NQN · Reflection

What to do when you don’t know what to do.

Many student nurses know exactly where they want to work, some have a vague idea and others absolutely none. When you first start out, there is little pressure to have decided (although you will be asked repeatedly during your education). However, as the countdown to newly qualified nurse commences, the pressure to know your destiny drastically increases.

I’m due to qualify in January 2019 so whilst I still have plenty of time to apply for jobs, it’s definitely about time I knew what exactly it is that I want to do. I’ll be honest with you here – I’m more than a little conflicted. Last night I dreamt about general practice nursing ALL night, today I’ve decided I absolutely must be somewhere I can achieve IV competencies, tomorrow who knows!? Now, I don’t want you to think that I’m flighty or unfocussed – whatever I do I will give it my all. My problem is that I love so many areas of nursing (almost all in fact)! In many respects this a very lucky position to be in but it doesn’t half make choosing a newly qualified post tricky!

So, what’s the answer? What do you do when you don’t know what to do? Unfortunately, as my academic tutor told our tutor group the other day, there is no one correct answer – she chose her first post based on the uniform! She advised starting somewhere general, that you can build up a broad range of skills if you feel unsure about first steps. One of my closest friends said apply for whatever really interests you and don’t worry about moving around – there is no one right direction to move in; who says you can’t go from community to acute! Other advice has been to think about long term goals and what environments might help you to reach those goals or examine your values closely and choose a job that aligns with that.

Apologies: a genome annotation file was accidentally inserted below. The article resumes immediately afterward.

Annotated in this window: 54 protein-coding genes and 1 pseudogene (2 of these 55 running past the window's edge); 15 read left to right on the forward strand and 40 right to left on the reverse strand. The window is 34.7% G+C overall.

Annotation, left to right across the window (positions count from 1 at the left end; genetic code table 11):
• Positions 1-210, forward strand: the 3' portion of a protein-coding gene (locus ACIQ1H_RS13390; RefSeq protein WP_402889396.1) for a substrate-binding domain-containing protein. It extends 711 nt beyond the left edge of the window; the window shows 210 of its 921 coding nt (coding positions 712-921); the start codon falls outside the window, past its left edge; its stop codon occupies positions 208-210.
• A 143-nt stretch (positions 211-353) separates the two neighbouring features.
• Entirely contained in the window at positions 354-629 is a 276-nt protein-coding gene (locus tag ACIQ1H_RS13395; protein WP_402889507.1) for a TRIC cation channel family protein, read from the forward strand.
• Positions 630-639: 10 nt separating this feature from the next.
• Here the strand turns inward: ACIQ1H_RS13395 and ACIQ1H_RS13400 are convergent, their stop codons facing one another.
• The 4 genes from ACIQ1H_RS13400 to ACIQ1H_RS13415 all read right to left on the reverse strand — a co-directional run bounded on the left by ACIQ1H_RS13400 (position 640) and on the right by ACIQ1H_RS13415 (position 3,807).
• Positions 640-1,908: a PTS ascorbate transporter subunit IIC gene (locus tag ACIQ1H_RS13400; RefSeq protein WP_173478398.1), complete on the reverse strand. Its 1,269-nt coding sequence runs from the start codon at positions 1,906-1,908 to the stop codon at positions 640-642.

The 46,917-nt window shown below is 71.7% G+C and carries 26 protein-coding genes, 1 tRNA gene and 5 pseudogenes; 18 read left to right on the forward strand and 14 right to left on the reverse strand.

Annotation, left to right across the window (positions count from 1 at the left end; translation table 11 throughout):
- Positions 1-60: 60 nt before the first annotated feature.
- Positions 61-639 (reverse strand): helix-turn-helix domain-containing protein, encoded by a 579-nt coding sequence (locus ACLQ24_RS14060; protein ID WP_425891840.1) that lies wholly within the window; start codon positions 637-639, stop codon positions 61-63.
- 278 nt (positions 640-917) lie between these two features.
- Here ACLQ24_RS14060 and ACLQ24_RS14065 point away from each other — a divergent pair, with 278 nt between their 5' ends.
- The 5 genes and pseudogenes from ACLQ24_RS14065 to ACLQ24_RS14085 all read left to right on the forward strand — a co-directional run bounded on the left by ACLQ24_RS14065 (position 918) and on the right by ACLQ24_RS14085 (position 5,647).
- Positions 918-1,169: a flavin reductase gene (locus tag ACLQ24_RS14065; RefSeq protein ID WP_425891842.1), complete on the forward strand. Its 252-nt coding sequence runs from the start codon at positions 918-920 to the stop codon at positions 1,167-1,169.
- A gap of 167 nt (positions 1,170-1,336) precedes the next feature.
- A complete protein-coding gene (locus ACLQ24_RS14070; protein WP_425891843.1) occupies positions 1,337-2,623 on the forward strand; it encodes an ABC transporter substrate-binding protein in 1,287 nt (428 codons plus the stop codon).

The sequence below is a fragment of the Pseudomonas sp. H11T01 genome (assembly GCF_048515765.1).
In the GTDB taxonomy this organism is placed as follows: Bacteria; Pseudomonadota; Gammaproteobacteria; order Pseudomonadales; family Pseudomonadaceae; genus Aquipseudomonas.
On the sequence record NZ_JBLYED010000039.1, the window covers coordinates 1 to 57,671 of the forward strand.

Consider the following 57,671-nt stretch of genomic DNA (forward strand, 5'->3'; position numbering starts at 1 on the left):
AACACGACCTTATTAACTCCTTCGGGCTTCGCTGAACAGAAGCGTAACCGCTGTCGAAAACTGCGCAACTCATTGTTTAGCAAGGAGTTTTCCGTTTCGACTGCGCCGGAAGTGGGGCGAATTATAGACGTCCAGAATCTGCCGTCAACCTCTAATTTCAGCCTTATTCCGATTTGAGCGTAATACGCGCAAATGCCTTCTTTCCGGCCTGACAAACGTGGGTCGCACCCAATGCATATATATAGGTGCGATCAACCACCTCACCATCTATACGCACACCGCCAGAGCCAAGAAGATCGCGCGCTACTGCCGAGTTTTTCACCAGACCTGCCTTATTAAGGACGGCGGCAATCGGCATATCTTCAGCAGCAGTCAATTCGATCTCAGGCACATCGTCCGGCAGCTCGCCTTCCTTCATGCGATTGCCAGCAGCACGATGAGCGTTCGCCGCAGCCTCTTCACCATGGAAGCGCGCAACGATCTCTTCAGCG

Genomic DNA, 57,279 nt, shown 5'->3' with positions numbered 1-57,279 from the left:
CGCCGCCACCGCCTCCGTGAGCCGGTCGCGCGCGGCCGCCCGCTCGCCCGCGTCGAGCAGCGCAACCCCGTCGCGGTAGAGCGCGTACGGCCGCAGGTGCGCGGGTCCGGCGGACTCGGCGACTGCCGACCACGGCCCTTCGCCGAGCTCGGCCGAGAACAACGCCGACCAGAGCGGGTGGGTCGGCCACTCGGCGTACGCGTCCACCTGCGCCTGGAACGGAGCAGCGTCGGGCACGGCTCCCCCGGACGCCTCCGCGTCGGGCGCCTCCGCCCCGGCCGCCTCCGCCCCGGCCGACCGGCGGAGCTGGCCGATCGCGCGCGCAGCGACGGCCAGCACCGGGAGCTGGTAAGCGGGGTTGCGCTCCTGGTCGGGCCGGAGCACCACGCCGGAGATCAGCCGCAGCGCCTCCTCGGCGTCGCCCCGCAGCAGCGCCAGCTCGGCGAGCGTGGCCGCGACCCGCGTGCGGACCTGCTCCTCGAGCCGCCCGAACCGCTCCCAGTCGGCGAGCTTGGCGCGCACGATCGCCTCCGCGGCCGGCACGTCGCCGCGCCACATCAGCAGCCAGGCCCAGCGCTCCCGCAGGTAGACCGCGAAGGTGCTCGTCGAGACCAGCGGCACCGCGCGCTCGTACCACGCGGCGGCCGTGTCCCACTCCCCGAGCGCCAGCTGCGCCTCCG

So, what next for me? What I do know is that working with the most vulnerable groups in society is what really leaves me with a sense of fulfilment and purpose. After providing first aid and healthcare to refugees in Calais I know I want to do more humanitarian work and the jobs that draw me in are those which would provide me with the skills I need to do this. Infectious diseases and tropical medicine, sexual health, general practice and intensive care may all sound quite drastically different, but actually in that context they all tie up quite nicely – maybe I will do one, maybe all, for now I just need to get on with those applications!

To all my fellow nearly qualified nurses – don’t panic, there is no rush to decide your entire future. I have friends and colleagues who want the unknown of A&E, the fast pace of AMU or the control of ICU, those who know community nursing and primary care is where their heart lies, those who need specific hours; choosing based on the practicalities of family life and those who simply want a safe and supportive start or a solid preceptorship. We come from all walks of life, and our career paths will likely take all manner of directions. There is no one right way to be a nurse or commence your career and no one direction to go in. Your choice is valid, and your reasons are valid – focus on doing what is best for you and don’t worry about what everyone else is doing.


Rosie Schofield (@SchofieldRosie)

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